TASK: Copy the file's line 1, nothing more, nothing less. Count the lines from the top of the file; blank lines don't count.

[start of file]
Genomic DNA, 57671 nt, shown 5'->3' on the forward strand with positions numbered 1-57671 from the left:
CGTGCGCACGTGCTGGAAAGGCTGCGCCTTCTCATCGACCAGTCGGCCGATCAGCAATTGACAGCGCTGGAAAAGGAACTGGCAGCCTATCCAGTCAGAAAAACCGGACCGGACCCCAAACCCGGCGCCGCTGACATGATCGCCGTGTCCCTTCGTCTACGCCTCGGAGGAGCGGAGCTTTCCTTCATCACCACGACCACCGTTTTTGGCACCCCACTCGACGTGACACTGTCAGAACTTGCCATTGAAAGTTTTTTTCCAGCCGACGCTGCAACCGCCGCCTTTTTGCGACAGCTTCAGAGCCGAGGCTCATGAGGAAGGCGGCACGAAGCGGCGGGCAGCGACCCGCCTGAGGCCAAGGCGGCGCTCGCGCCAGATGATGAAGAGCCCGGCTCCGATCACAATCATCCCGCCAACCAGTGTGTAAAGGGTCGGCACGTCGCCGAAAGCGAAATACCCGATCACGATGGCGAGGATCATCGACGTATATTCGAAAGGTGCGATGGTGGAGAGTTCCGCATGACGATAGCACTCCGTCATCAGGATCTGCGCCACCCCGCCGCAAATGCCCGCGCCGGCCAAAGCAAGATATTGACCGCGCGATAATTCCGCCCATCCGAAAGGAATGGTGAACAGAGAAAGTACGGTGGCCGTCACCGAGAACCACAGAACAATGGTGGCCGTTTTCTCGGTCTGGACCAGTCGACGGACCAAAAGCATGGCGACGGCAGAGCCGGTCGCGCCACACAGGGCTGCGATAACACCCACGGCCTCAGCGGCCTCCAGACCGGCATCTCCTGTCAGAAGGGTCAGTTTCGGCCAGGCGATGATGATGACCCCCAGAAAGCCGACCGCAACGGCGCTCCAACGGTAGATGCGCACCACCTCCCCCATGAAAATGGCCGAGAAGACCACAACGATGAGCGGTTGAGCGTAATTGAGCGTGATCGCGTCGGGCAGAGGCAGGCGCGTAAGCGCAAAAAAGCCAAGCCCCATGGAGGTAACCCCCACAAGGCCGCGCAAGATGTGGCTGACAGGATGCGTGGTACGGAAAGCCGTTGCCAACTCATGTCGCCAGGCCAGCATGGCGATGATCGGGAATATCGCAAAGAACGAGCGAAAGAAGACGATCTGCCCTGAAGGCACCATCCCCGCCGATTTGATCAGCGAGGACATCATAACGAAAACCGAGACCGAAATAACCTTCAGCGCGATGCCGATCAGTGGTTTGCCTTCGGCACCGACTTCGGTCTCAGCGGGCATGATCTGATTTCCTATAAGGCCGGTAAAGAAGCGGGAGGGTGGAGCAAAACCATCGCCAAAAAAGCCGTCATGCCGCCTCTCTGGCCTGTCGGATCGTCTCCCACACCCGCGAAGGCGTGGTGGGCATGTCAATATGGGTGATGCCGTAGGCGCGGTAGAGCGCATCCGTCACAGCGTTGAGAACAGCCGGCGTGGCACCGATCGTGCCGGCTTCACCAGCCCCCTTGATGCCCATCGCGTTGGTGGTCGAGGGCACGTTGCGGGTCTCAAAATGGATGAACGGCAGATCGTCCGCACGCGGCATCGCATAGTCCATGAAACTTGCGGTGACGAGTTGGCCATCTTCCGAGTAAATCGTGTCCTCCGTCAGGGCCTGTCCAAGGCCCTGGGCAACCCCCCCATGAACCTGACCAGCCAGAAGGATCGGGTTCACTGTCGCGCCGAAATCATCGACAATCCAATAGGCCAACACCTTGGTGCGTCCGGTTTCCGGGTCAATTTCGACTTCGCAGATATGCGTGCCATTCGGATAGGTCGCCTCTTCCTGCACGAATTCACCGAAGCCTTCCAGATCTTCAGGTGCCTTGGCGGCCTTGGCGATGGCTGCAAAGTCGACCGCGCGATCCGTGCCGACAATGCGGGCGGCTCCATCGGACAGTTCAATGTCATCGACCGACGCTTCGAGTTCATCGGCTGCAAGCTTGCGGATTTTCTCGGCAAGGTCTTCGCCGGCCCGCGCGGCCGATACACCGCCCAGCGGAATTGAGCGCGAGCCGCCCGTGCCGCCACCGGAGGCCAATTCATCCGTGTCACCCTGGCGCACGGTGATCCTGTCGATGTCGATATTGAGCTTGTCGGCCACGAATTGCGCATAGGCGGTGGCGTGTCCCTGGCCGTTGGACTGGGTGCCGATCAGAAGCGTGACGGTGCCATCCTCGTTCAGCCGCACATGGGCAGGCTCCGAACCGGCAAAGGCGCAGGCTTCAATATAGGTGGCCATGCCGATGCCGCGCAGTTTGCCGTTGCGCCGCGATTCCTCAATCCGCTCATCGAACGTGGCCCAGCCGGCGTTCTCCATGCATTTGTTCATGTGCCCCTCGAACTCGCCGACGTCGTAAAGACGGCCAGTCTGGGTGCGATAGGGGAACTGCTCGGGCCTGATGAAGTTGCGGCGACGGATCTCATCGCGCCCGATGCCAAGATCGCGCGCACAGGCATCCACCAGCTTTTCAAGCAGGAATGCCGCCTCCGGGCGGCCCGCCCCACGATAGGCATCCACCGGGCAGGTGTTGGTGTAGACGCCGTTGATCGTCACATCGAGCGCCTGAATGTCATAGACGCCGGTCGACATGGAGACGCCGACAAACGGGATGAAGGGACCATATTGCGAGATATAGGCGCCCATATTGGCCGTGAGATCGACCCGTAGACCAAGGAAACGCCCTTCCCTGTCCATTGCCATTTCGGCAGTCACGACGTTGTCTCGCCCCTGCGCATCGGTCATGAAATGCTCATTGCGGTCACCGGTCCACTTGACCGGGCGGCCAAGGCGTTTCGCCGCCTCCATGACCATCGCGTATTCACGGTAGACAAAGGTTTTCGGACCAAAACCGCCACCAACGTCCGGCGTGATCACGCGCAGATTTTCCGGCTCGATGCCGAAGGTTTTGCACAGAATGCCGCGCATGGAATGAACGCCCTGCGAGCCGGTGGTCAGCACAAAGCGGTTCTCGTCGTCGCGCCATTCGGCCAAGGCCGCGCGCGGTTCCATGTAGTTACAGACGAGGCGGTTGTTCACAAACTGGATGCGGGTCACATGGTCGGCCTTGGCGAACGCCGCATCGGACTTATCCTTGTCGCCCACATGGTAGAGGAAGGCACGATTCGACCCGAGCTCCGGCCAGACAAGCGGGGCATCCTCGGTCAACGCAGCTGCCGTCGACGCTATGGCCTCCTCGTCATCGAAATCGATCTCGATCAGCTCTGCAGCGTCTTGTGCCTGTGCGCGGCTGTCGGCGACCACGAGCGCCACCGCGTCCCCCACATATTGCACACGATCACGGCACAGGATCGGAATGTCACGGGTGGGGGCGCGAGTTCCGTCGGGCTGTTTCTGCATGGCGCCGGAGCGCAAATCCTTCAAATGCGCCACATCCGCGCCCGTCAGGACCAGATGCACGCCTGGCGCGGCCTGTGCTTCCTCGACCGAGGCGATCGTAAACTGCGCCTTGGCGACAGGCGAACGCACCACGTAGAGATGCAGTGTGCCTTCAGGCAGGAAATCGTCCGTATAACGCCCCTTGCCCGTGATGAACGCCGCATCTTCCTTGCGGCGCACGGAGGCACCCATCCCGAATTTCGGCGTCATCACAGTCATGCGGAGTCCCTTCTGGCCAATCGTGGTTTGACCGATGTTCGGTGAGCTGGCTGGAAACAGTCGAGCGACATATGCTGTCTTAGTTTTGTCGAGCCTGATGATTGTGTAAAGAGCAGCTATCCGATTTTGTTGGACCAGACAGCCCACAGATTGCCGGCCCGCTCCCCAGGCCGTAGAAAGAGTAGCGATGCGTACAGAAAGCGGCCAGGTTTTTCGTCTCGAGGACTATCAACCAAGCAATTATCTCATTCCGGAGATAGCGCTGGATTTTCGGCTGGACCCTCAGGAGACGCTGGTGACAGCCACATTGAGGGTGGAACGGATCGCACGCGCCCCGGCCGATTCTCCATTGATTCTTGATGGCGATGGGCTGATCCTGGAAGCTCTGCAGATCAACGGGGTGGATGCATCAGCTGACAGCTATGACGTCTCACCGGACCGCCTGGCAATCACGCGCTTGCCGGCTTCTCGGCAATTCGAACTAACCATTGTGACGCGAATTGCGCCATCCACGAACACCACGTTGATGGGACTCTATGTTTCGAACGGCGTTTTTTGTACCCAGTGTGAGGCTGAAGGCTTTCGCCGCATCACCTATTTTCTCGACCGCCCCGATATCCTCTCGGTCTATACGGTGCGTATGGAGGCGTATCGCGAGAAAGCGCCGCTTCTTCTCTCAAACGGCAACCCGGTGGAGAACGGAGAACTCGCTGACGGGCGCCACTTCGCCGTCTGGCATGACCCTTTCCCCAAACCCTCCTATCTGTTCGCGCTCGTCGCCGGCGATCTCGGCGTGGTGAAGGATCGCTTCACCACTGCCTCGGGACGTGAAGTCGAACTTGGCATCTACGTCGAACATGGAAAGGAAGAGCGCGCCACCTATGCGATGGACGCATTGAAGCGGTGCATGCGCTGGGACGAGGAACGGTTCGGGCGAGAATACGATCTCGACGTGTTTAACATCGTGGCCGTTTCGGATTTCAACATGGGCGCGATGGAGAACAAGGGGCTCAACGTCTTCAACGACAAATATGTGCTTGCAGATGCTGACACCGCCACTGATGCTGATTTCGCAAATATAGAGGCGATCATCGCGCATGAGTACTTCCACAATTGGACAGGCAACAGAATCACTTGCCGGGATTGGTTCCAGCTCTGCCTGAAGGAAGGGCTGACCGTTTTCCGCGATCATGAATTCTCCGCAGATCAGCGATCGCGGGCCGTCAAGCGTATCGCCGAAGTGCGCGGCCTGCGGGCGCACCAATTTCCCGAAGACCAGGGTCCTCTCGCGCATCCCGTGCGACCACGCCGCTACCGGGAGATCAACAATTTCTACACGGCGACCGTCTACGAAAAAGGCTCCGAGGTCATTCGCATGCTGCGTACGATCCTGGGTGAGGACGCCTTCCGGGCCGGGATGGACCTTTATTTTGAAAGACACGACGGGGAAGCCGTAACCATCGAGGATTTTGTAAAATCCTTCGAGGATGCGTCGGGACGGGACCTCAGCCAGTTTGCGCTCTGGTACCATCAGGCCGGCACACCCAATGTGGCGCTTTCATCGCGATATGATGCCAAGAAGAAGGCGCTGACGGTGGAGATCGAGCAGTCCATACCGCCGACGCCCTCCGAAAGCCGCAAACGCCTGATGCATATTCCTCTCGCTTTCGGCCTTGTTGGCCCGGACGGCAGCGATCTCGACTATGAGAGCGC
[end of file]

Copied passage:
Genomic DNA, 57671 nt, shown 5'->3' on the forward strand with positions numbered 1-57671 from the left: